- Josh, Limit your stories in progress. Swarm on a story at a time. If your team lacks the discipline to finish a story before starting another then try usingMessage 1 of 6 , Oct 7, 2010View SourceJosh,Limit your stories in progress. Swarm on a story at a time. If your team lacks the discipline to finish a story before starting another then try using WIP limits - aka Kanban. This is how Kanban makes Scrum better - with explicit WIP limits that the team respects.Better to end a sprint with 2 stories done than 4 stories half done. In the long run you'll get more stories done by limiting how many are in dev at a time. Hope that helps.
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On Oct 7, 2010, at 11:45 AM, "Steve Ropa" <theropas@...> wrote:Hi Josh,I have indeed observed this behavior many times my self. One thing that jumps out to me right away is that you mention "sometimes we are assigned tasks....". I like to see team members sign up for tasks, rather than receive assignments. If we can, as a team, agree to only sign up for the top priority story's tasks until that story is done, we will see a lot more throughput on "done". Folks will be able to "jump in" more as they are already working together on that story. It is absolutely true that the lower value stories, as defined by the product owner, will be "at risk of non-completion", but honestly right now *all* of the stories are at risk of non-completion.I'm not sure I'm 100% on board with rotating the scrum master, but if you can't have a dedicated full time scrum master, this is a workable compromise.It looks like you know your stuff here. Rely on that understanding as you help your team move the ball.SteveFrom: JoshSent: Thursday, October 07, 2010 7:04 AMSubject: [scrumdevelopment] Daily Scrum Patterns and Anti-Patterns?
I hope you're all doing well. In our team, we have about 16 to 20 people. For a while we had separate, smaller teams, but we've lost some QA people and it was getting hectic for people to have to attend 3 stand ups every morning.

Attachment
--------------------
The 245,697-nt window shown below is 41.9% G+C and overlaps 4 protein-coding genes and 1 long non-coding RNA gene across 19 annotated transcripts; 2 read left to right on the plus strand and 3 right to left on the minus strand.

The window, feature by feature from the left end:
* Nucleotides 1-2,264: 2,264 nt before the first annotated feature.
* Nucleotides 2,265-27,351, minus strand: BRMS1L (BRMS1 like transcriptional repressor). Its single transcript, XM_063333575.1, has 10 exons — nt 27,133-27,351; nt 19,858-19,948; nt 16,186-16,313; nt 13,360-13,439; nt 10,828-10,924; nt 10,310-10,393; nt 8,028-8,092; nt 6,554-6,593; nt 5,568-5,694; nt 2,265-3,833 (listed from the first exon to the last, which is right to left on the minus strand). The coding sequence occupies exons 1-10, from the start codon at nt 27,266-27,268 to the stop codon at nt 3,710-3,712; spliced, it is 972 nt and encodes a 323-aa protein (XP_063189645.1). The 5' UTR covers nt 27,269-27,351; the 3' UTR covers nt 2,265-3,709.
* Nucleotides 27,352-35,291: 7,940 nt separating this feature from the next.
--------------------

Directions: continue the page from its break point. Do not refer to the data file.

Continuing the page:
It's been my basic understand of Scrum, being named after rugby and the "huddle" and "moving the ball down the field", that the main objective of a stand up is for the team to discuss how, as a unit, they are collectively advancing the highest priority stories toward completion.
And, ultimately, the goal should be to get as many stories to 100% completion rather than striving to get as many stories to "started" or "in progress" if they're only going to end up at "80% or even at "99%" completion before the end of the sprint.
Am I right or wrong here?
What I've started to see in our own team is a focus not on the top priorities of the team, but a round-robin delivery of what each of us individually is doing on our own individual story lanes.
That is: we start in no particular order at all with regard to "highest priority" stories, and just speak a few sentences, without touching the board or moving anything physically across. Often, the highest priority story ends up with one person working on it and he or she ends up spending Crazy Overtime until all hours of the night working to Git 'Er Done. It seems that there is fear in the team from the rest of us to say "Oh, do you need help?", because asking that would put our own individual, perhaps lower value, stories "At Risk of Noncompletion", thus risking feeling like a "non performer" or "underperformer".
Often times we are assigned tasks before we plan, and we are given stories that already have "Points" attached to them. This has changed toward a better direction lately, though.
But....I'm curious, what are other people's experiences like?
In my past experience with Scrum, the most effective morning stand ups operated like this:
1) Our team rotated the role of Scrum Master each sprint.
2) We had a great big huge Scrum wall with lanes. The highest priority work item was at the top of the wall in its own lane.
3) In the morning, our scrum master would ask us what we've been working on, pretty much round-robin style
What really sunk in for us was when our QA lead Mark, who had done scrum for 3 years longer than any of us, stopped us and pointed to the top priority story and asked, "What's happening with this? Nobody said anything about it. If we've identified this is as the highest priority, then we need to discuss it and why it's not moving. Is it impeded? What can we do?"
From that point forward, we tended to address the scrum by starting with the board, not with the people. We'd look at the wall, go up to the wall, physically move things, usually starting at the highest priority lane.
This was most effective to me, because we often "jumped in" and helped each other or saw opportunities to help or to defer lower value stories when someone needed assistance on the higher value items.
Anyway...just curious on other's advice and experience too.